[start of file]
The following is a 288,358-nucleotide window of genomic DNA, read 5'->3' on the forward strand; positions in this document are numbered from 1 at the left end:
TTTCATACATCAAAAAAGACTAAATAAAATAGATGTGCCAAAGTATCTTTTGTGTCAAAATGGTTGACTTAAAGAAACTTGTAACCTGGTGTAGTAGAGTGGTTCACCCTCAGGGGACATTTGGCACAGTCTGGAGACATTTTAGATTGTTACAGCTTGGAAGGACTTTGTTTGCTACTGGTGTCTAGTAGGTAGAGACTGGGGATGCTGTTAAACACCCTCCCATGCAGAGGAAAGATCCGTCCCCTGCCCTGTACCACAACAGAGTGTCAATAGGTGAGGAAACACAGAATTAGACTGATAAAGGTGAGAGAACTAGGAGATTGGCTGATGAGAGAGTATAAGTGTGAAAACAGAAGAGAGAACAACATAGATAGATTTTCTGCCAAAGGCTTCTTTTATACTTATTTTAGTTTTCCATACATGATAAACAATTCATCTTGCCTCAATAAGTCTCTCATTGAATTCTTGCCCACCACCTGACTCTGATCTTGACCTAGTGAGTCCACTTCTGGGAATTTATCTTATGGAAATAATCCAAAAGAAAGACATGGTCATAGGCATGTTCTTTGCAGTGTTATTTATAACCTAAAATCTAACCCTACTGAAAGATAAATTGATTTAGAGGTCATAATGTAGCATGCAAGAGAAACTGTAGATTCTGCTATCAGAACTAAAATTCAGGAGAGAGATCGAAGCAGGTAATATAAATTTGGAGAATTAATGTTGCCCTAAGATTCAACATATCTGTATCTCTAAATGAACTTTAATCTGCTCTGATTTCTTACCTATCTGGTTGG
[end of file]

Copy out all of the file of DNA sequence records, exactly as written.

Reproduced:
The following is a 288,358-nucleotide window of genomic DNA, read 5'->3' on the forward strand; positions in this document are numbered from 1 at the left end:
TTTCATACATCAAAAAAGACTAAATAAAATAGATGTGCCAAAGTATCTTTTGTGTCAAAATGGTTGACTTAAAGAAACTTGTAACCTGGTGTAGTAGAGTGGTTCACCCTCAGGGGACATTTGGCACAGTCTGGAGACATTTTAGATTGTTACAGCTTGGAAGGACTTTGTTTGCTACTGGTGTCTAGTAGGTAGAGACTGGGGATGCTGTTAAACACCCTCCCATGCAGAGGAAAGATCCGTCCCCTGCCCTGTACCACAACAGAGTGTCAATAGGTGAGGAAACACAGAATTAGACTGATAAAGGTGAGAGAACTAGGAGATTGGCTGATGAGAGAGTATAAGTGTGAAAACAGAAGAGAGAACAACATAGATAGATTTTCTGCCAAAGGCTTCTTTTATACTTATTTTAGTTTTCCATACATGATAAACAATTCATCTTGCCTCAATAAGTCTCTCATTGAATTCTTGCCCACCACCTGACTCTGATCTTGACCTAGTGAGTCCACTTCTGGGAATTTATCTTATGGAAATAATCCAAAAGAAAGACATGGTCATAGGCATGTTCTTTGCAGTGTTATTTATAACCTAAAATCTAACCCTACTGAAAGATAAATTGATTTAGAGGTCATAATGTAGCATGCAAGAGAAACTGTAGATTCTGCTATCAGAACTAAAATTCAGGAGAGAGATCGAAGCAGGTAATATAAATTTGGAGAATTAATGTTGCCCTAAGATTCAACATATCTGTATCTCTAAATGAACTTTAATCTGCTCTGATTTCTTACCTATCTGGTTGG